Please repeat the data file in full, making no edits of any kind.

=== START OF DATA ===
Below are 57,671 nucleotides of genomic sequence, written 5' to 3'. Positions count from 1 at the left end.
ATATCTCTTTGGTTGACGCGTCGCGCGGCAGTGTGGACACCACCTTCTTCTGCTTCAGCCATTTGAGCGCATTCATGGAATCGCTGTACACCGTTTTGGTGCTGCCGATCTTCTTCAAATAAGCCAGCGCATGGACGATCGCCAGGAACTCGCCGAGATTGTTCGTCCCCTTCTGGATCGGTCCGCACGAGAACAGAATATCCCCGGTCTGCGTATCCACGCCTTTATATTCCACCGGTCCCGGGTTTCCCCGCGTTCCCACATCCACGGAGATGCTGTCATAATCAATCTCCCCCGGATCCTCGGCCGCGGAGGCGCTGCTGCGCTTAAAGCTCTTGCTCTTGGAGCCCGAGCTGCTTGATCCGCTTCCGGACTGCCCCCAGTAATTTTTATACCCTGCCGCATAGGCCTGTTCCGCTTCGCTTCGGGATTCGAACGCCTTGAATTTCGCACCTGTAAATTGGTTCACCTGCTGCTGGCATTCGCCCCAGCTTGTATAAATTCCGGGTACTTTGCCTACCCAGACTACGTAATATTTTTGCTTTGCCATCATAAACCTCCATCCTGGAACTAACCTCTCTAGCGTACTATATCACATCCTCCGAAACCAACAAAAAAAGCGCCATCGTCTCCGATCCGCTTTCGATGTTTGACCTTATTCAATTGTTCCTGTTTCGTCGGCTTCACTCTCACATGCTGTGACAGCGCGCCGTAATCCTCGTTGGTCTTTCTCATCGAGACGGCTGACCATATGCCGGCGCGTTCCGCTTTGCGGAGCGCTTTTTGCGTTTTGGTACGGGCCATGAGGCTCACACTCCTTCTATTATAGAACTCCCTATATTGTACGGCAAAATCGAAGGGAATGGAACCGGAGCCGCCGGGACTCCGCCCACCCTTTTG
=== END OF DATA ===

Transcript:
Below are 57,671 nucleotides of genomic sequence, written 5' to 3'. Positions count from 1 at the left end.
ATATCTCTTTGGTTGACGCGTCGCGCGGCAGTGTGGACACCACCTTCTTCTGCTTCAGCCATTTGAGCGCATTCATGGAATCGCTGTACACCGTTTTGGTGCTGCCGATCTTCTTCAAATAAGCCAGCGCATGGACGATCGCCAGGAACTCGCCGAGATTGTTCGTCCCCTTCTGGATCGGTCCGCACGAGAACAGAATATCCCCGGTCTGCGTATCCACGCCTTTATATTCCACCGGTCCCGGGTTTCCCCGCGTTCCCACATCCACGGAGATGCTGTCATAATCAATCTCCCCCGGATCCTCGGCCGCGGAGGCGCTGCTGCGCTTAAAGCTCTTGCTCTTGGAGCCCGAGCTGCTTGATCCGCTTCCGGACTGCCCCCAGTAATTTTTATACCCTGCCGCATAGGCCTGTTCCGCTTCGCTTCGGGATTCGAACGCCTTGAATTTCGCACCTGTAAATTGGTTCACCTGCTGCTGGCATTCGCCCCAGCTTGTATAAATTCCGGGTACTTTGCCTACCCAGACTACGTAATATTTTTGCTTTGCCATCATAAACCTCCATCCTGGAACTAACCTCTCTAGCGTACTATATCACATCCTCCGAAACCAACAAAAAAAGCGCCATCGTCTCCGATCCGCTTTCGATGTTTGACCTTATTCAATTGTTCCTGTTTCGTCGGCTTCACTCTCACATGCTGTGACAGCGCGCCGTAATCCTCGTTGGTCTTTCTCATCGAGACGGCTGACCATATGCCGGCGCGTTCCGCTTTGCGGAGCGCTTTTTGCGTTTTGGTACGGGCCATGAGGCTCACACTCCTTCTATTATAGAACTCCCTATATTGTACGGCAAAATCGAAGGGAATGGAACCGGAGCCGCCGGGACTCCGCCCACCCTTTTG